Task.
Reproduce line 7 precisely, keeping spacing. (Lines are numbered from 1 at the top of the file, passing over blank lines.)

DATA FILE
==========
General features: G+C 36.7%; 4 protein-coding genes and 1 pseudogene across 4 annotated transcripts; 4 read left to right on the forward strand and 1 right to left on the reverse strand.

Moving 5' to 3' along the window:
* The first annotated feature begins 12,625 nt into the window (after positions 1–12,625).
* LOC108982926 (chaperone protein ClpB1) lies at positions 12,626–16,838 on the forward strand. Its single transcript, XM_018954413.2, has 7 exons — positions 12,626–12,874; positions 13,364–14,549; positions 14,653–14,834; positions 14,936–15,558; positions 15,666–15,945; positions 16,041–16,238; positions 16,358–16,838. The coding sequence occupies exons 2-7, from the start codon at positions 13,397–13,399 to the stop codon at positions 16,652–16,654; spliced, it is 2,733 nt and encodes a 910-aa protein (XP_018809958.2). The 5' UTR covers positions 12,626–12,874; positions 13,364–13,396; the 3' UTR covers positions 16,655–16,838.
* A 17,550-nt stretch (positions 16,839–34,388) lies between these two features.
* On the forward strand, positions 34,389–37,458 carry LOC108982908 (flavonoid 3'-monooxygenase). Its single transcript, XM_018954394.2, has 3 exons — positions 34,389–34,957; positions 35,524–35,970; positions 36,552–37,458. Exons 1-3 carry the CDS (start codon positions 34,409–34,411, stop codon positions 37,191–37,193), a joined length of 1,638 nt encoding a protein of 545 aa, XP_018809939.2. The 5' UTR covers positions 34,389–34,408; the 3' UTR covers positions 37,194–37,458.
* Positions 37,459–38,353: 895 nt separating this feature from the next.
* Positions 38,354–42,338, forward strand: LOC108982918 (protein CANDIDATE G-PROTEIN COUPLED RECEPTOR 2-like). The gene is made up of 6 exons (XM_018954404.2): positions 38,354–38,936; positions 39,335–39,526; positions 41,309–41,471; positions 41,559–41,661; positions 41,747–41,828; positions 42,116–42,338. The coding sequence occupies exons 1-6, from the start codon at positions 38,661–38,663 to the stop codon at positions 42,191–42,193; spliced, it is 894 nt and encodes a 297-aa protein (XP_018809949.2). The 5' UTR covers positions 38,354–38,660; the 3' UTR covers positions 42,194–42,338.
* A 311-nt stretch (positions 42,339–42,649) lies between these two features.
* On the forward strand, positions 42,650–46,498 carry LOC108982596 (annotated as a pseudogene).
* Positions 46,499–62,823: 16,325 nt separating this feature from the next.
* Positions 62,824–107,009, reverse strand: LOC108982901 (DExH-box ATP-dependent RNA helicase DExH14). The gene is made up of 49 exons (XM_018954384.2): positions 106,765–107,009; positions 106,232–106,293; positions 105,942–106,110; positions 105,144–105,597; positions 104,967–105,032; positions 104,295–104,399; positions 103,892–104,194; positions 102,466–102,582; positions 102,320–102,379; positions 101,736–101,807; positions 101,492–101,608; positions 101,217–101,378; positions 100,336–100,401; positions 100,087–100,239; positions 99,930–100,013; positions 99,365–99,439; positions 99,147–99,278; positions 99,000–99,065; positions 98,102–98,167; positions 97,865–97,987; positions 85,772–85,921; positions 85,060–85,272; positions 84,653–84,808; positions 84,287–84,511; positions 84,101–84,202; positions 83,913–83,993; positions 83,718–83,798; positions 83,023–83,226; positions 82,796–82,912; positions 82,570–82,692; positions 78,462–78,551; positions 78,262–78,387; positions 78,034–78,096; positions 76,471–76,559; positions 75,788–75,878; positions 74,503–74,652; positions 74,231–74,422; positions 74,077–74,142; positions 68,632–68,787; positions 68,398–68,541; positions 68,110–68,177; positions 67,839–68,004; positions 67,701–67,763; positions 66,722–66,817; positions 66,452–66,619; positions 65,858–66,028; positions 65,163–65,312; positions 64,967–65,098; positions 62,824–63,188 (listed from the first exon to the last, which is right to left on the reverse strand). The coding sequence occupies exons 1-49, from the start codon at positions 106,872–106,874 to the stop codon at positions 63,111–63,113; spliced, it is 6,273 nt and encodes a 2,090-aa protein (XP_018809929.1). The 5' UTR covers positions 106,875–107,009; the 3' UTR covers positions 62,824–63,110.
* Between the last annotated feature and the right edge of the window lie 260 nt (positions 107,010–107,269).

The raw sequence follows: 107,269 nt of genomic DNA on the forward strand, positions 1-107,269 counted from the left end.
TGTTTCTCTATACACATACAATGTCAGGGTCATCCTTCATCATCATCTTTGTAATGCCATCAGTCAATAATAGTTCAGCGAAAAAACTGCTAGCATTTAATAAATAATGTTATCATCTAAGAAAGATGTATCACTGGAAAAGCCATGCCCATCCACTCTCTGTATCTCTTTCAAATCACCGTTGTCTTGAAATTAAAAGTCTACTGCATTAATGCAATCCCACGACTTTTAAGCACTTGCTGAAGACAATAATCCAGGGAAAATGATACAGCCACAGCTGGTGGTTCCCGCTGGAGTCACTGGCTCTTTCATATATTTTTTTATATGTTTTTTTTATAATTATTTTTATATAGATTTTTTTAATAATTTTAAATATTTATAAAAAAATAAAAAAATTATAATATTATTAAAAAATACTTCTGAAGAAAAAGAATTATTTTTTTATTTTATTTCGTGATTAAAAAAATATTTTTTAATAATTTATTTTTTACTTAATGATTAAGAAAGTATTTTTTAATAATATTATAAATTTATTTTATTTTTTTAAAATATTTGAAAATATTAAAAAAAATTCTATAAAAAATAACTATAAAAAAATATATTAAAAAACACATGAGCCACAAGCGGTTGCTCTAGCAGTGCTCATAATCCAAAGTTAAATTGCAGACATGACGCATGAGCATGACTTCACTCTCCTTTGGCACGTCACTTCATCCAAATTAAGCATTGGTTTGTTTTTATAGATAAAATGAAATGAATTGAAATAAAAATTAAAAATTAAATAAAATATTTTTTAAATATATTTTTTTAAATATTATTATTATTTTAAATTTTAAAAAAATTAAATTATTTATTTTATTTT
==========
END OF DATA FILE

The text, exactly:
* Positions 37,459–38,353: 895 nt separating this feature from the next.